Now, imagine if you have Cavalier of Gales and other cards that Scry in your deck. That’s a lot of draw manipulation! With enough scrying, you can search for specific cards often enough to control every draw step in any given game.
Buffing Creatures With Scry
Besides being a part of draw-related combos, you can use Scry in Magic: The Gathering for improving the offense and defense of your creatures. A great example of this is the creature card Celeborn the Wise.
When you attack with one or more elf creature(s) (including Celeborn the Wise: a 3/3 Elf Noble), Celeborn the Wise allows you to Scry one card. Also, when you Scry, Celeborn the Wise gets a +1/+1 counter (this turn only) for every card you Scry.
In the simplest usage of this card during combat, you can attack with Celeborn the Wise and it lets you Scry during the combat phase. This, in turn, makes Celeborn the Wise a 4/4 card for the rest of your turn.
However, you can significantly increase Celeborn the Wise’s power and toughness by scrying with other cards before beginning the combat phase on your turn. For example, if you’re able to Scry five cards, Celeborn the Wise temporarily becomes an 8/8 monster!
Scry With Non-Creature Cards for Tons of Other Effects
Scry appears on many sorcery and instant cards. Despite always being a useful action, Scry sometimes appears as more of a bonus action that accompanies another action that’s more useful.
You can use instants like Chain to Memory to weaken an attacking creature and Scry at the same time or those like Council’s Deliberation to draw cards outside of the draw step when you Scry. Both of these are handy tricks in many situations—flexibility can be formidable!
How to Counter Scry
If you’re facing off against a deck that is liberally using Scry, there are a couple of things you can do to halt your opponent’s hand. Mainly, you want to force your adversary to shuffle their deck before their draw step or straight-up counter the effects of a Scry action.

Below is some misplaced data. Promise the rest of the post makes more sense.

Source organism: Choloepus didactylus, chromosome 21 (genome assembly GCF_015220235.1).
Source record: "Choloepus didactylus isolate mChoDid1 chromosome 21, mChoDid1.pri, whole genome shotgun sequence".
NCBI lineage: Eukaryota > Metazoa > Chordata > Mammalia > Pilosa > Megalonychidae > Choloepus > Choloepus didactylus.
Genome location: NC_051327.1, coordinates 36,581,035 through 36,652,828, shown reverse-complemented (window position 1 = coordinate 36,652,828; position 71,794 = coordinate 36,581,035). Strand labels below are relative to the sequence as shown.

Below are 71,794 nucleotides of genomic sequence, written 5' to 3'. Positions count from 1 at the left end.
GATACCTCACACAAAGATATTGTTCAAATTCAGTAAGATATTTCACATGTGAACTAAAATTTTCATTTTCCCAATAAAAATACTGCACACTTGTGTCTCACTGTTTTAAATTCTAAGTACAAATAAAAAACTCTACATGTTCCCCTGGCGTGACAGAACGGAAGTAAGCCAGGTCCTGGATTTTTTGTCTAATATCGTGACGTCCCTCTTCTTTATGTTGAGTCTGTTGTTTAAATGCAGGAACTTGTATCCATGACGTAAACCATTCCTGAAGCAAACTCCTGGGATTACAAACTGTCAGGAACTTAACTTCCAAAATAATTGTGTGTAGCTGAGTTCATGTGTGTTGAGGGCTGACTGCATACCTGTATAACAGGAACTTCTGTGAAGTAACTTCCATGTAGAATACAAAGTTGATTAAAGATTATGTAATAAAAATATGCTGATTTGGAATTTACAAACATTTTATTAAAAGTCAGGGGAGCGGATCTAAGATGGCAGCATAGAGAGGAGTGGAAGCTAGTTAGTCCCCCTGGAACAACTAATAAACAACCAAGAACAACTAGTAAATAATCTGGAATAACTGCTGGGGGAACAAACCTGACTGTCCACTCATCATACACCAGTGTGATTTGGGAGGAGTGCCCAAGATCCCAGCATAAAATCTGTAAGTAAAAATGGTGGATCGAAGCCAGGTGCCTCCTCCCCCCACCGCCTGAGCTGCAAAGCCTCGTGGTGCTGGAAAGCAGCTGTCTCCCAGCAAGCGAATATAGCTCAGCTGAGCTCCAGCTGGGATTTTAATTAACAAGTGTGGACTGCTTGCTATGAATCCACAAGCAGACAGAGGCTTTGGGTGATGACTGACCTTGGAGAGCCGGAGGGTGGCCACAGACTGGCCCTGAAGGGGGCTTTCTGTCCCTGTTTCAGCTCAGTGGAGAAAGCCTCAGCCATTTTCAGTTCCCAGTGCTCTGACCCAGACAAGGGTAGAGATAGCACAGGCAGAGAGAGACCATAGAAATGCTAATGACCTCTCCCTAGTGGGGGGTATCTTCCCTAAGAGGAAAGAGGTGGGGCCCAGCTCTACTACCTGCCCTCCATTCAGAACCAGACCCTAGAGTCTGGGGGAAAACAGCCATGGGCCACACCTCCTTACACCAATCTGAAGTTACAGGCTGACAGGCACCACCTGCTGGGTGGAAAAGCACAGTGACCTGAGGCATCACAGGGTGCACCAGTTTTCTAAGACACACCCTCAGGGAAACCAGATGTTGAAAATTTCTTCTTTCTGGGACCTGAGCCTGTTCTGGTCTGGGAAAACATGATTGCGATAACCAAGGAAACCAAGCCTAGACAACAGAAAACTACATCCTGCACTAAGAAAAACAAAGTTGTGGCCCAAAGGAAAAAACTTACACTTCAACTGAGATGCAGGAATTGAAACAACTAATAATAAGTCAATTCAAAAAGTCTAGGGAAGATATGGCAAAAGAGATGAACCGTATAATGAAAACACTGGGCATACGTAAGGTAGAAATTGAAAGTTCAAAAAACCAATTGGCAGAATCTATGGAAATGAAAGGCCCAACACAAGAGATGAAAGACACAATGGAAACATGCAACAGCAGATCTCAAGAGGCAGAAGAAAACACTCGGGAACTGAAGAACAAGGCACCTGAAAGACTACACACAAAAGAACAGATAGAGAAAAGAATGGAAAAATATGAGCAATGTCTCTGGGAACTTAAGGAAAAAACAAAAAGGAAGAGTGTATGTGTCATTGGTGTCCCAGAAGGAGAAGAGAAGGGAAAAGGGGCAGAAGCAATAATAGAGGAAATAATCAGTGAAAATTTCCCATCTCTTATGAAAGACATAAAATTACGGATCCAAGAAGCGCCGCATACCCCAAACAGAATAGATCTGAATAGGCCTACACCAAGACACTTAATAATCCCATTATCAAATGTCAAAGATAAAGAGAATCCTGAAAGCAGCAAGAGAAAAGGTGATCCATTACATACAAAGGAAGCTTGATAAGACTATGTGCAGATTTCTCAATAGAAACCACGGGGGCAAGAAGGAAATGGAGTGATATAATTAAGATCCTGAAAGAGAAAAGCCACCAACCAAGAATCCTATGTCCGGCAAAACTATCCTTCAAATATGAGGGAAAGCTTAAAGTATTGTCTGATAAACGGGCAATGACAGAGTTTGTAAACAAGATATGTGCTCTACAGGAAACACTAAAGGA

Shuffle the Scryer’s Deck
Few things can ruffle an opponent like a forced shuffle! Especially when they’ve used some mana to arrange the top of their deck in a particular way. Permanents like Soldier of Fortune are a convenient way to mess with a scryer or shuffle your own deck for other reasons.
Counter the Scry
If you’re more inclined to decline an opponent’s actions, you can use cards that directly counter card effects. This is the most efficient way to stop a Scry in Magic: The Gathering. When your opponent plays a card that usually lets them Scry, play an instant like Disallow to stop them dead in their tracks.
This both prevents them from manipulating their next draw as well as means they just wasted some mana trying to do so. It can be fun to shut down an opponent’s strategies before they can develop into threats. Well, fun for you; it’s not much fun for your foe.
Use Scry to get better draws and put together big combos! Since this action is a flexible one found on a variety of cards, there’s a lot of potential for crazy plays. What’s more, such strategies usually involve doing multiple things well and can keep your opponent guessing at what you’ll do next. By making your draws predictable, you become unpredictable to your opponent: a recipe for success in a strategic game like Magic: The Gathering.